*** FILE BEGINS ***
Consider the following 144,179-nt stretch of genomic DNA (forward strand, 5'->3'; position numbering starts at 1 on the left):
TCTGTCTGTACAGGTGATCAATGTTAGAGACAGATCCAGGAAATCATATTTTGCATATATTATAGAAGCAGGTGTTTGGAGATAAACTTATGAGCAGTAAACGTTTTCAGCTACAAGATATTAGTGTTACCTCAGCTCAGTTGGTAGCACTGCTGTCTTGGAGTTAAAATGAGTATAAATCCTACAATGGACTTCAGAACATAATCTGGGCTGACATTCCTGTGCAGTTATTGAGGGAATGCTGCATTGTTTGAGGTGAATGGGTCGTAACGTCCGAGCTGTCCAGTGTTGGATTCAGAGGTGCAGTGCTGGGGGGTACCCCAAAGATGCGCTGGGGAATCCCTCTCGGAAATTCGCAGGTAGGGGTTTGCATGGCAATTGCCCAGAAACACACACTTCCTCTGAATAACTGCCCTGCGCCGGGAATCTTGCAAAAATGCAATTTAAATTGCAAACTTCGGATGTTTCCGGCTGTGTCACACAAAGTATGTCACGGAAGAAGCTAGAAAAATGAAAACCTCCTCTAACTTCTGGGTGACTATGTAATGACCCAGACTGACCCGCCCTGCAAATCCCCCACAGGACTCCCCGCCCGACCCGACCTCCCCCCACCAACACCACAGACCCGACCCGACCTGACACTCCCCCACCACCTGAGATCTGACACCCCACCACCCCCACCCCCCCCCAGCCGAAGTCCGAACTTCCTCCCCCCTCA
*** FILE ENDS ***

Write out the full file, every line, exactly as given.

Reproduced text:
Consider the following 144,179-nt stretch of genomic DNA (forward strand, 5'->3'; position numbering starts at 1 on the left):
TCTGTCTGTACAGGTGATCAATGTTAGAGACAGATCCAGGAAATCATATTTTGCATATATTATAGAAGCAGGTGTTTGGAGATAAACTTATGAGCAGTAAACGTTTTCAGCTACAAGATATTAGTGTTACCTCAGCTCAGTTGGTAGCACTGCTGTCTTGGAGTTAAAATGAGTATAAATCCTACAATGGACTTCAGAACATAATCTGGGCTGACATTCCTGTGCAGTTATTGAGGGAATGCTGCATTGTTTGAGGTGAATGGGTCGTAACGTCCGAGCTGTCCAGTGTTGGATTCAGAGGTGCAGTGCTGGGGGGTACCCCAAAGATGCGCTGGGGAATCCCTCTCGGAAATTCGCAGGTAGGGGTTTGCATGGCAATTGCCCAGAAACACACACTTCCTCTGAATAACTGCCCTGCGCCGGGAATCTTGCAAAAATGCAATTTAAATTGCAAACTTCGGATGTTTCCGGCTGTGTCACACAAAGTATGTCACGGAAGAAGCTAGAAAAATGAAAACCTCCTCTAACTTCTGGGTGACTATGTAATGACCCAGACTGACCCGCCCTGCAAATCCCCCACAGGACTCCCCGCCCGACCCGACCTCCCCCCACCAACACCACAGACCCGACCCGACCTGACACTCCCCCACCACCTGAGATCTGACACCCCACCACCCCCACCCCCCCCCAGCCGAAGTCCGAACTTCCTCCCCCCTCA